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|11:58, 6 July 2012||Apyuste||New thread created|
|20:26, 7 July 2012||Tonydavies||New reply created||(Reply to On Gabor's Biography)|
|20:28, 12 July 2012||Apyuste||New reply created||(Reply to On Gabor's Biography)|
I have found some information where it is said that Gabor was appointed Reader in Electron Physics at Imperial College in 1948. So, it would be good to find out whether Gabor moved to Imperial College that year or did it one year later, as said in the nomination.
About Gabor’s education, the nomination shows some doubts about it. Let me refer the information I have found: He attended Technical University of Budapest for a four year course in Mechanical Engineering (1918), then attended a course in Electrical Engineering at Technische Hochschule Berlin (1921) where was also awarded Doctorate (1927). In 1934 he went to England and was employed by the British Thomson Houston (BTH) Company in Rugby.
Many sources report that Gabor was employed at Imperial College from 1949. There may have been collaboration between BTH and Imperial College prior to that, and so there could have been some joint research actions between Gabor at BTH and Imperial College from 1948. Where is the claim that he started employment at Imperial College in 1948?
About his education in Budapest, I do not think there is much doubt, except that I am uncertain about the length of study there.
He entered what later became Budapest Technical University in November 1918, and studied in the Faculty of Mechanical Engineering. At that time it was called the Joszef Technical University, which was founded as the Institum Geometrico-Hydrotechnicum in 1782. In 1918 there was no Electrical Engineering Faculty, and the Faculty of Mechanical Engineering was responsible for the teaching of electrical subjects. The Faculty of Electrical Engineering was not established until 1949. From 1949, the Faculty of Mechanical Engineering formally divided its education to include an Electrical Engineering Section, so it is sure that in the time Gabor was there, electrical subjects were taught within Mechanical Engineering.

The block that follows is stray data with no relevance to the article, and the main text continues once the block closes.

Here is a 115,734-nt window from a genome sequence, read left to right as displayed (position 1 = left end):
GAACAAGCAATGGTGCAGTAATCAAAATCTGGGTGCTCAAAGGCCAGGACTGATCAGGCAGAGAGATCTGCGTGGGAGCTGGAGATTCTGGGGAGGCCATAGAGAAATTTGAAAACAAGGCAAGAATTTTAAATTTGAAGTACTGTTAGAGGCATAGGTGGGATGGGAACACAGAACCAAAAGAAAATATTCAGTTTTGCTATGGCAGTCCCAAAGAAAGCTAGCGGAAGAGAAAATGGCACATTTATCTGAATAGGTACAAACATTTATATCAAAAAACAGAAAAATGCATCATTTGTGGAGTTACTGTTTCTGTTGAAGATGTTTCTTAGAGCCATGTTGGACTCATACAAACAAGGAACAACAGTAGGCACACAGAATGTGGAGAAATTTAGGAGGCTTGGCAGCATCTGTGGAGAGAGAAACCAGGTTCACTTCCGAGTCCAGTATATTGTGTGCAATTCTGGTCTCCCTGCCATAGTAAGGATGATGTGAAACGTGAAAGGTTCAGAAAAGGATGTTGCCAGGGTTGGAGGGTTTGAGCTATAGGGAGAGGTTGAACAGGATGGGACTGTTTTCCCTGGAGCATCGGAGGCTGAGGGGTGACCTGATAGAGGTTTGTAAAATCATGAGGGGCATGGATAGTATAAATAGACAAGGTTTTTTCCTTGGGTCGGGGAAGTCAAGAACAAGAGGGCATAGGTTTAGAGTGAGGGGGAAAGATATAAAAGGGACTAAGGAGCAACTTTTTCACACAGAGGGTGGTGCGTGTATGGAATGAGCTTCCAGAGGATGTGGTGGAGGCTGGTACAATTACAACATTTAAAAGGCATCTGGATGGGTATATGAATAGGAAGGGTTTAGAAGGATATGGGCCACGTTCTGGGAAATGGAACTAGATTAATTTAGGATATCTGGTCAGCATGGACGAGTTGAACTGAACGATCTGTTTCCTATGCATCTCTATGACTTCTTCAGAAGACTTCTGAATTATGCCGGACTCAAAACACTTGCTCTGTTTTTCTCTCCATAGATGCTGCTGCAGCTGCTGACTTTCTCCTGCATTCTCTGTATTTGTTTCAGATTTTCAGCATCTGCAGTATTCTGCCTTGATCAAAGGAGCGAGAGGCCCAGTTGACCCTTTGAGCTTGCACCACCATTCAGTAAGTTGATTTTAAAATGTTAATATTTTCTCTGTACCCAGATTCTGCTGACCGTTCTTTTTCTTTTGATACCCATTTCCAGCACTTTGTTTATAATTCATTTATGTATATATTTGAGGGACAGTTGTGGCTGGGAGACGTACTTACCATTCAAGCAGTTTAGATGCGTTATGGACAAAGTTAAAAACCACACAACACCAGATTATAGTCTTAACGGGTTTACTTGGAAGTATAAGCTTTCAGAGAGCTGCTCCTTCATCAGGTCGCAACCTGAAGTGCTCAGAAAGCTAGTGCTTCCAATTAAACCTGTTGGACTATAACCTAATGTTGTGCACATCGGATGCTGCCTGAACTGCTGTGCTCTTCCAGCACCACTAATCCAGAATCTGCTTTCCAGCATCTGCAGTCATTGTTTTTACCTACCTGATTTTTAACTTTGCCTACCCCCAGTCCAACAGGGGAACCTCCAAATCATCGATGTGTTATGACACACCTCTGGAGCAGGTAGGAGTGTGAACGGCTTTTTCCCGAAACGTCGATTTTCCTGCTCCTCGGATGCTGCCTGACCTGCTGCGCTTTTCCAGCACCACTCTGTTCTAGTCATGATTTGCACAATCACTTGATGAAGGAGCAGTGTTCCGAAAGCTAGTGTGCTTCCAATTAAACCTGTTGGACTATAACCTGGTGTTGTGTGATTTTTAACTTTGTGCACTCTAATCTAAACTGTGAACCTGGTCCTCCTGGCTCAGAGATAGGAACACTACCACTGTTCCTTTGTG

The Hungarian wikipedia entry states:
"...... Novemberben beiratkozott a Magyar királyi József nádor Műszaki és Gazdaságtudományi Egyetem gépészmérnöki osztályába. 1919. május 24-én áttért az evangélikus vallásra. 1920-tól Berlinben folytatta tanulmányait a charlottenburgi Technische Hochschule elektromérnöki karán....."
gépészmérnök = mechanical engineer.
Magyar királyi József nádor Műszaki és Gazdaságtudományi Egyetem = name of the university adopted in 1934 ('technical and economic university') - so the Hungarian wikipedia entry is not quite correct, in so far as it uses a name which had not been adopted when Gabor was a student there, it was then just the Joszef Technical University.
I am unsure what is the relevance that he converted to the evangelical faith in 1919, but perhaps this has some connection with his subsequent move to Berlin (since Hungary was a predominantly Catholic country).
By starting in November 1918 and going to Berlin in 1920 (or 1921) he could not have studied a complete four year course in Budapest. (maybe the course on which he enrolled was a four year one, in which case presumably he did not complete it, unless he was so able that he could take the examinations after only two years - can someone confirm this?)
All the above questions are not so important as far as the Milestone, its title or its Citation are concerned, they do not imply any doubts about the suitabilty of the milestone.
The fact that Gabor was appointed Reader in Electron Physics at Imperial College in 1948 can be read in a document from the Imperial College Archive titled: "List of Papers and Correspondence of Dennis Gabor, 1900-1979", compiled by Jeanne Pingree. You can also find there an outline of Gabor's life. That document is available at: https://workspace.imperial.ac.uk/recordsandarchives/Public/Gabor,%20Professor%20Dennis%20FRS%20catalogue%20of%20papers.pdf
Of course, all my comments do not imply any doubt about the well-deserved recognition to the Milestone.